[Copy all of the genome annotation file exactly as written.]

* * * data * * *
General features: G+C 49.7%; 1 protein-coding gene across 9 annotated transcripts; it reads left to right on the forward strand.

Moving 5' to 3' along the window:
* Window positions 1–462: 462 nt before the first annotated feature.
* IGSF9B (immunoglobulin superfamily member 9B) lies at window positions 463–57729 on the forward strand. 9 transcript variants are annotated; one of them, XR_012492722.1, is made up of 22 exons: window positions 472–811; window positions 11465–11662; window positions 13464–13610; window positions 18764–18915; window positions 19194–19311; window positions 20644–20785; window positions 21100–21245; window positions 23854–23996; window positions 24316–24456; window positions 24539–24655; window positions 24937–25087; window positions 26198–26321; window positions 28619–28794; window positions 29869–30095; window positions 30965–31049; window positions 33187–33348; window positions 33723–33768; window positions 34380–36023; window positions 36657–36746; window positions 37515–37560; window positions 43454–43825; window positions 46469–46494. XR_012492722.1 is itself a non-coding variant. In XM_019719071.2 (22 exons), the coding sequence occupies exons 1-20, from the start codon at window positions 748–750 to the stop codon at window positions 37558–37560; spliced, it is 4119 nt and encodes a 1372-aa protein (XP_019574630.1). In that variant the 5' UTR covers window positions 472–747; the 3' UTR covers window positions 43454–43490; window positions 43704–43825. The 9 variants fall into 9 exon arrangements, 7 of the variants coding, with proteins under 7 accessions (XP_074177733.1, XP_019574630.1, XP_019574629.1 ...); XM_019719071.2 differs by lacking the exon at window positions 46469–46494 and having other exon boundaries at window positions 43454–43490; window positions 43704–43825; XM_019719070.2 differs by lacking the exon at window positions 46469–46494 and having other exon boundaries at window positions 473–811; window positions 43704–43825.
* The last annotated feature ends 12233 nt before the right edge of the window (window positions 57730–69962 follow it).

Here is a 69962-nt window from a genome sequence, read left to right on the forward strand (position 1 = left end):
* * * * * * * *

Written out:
General features: G+C 49.7%; 1 protein-coding gene across 9 annotated transcripts; it reads left to right on the forward strand.

Moving 5' to 3' along the window:
* Window positions 1–462: 462 nt before the first annotated feature.
* IGSF9B (immunoglobulin superfamily member 9B) lies at window positions 463–57729 on the forward strand. 9 transcript variants are annotated; one of them, XR_012492722.1, is made up of 22 exons: window positions 472–811; window positions 11465–11662; window positions 13464–13610; window positions 18764–18915; window positions 19194–19311; window positions 20644–20785; window positions 21100–21245; window positions 23854–23996; window positions 24316–24456; window positions 24539–24655; window positions 24937–25087; window positions 26198–26321; window positions 28619–28794; window positions 29869–30095; window positions 30965–31049; window positions 33187–33348; window positions 33723–33768; window positions 34380–36023; window positions 36657–36746; window positions 37515–37560; window positions 43454–43825; window positions 46469–46494. XR_012492722.1 is itself a non-coding variant. In XM_019719071.2 (22 exons), the coding sequence occupies exons 1-20, from the start codon at window positions 748–750 to the stop codon at window positions 37558–37560; spliced, it is 4119 nt and encodes a 1372-aa protein (XP_019574630.1). In that variant the 5' UTR covers window positions 472–747; the 3' UTR covers window positions 43454–43490; window positions 43704–43825. The 9 variants fall into 9 exon arrangements, 7 of the variants coding, with proteins under 7 accessions (XP_074177733.1, XP_019574630.1, XP_019574629.1 ...); XM_019719071.2 differs by lacking the exon at window positions 46469–46494 and having other exon boundaries at window positions 43454–43490; window positions 43704–43825; XM_019719070.2 differs by lacking the exon at window positions 46469–46494 and having other exon boundaries at window positions 473–811; window positions 43704–43825.
* The last annotated feature ends 12233 nt before the right edge of the window (window positions 57730–69962 follow it).

Here is a 69962-nt window from a genome sequence, read left to right on the forward strand (position 1 = left end):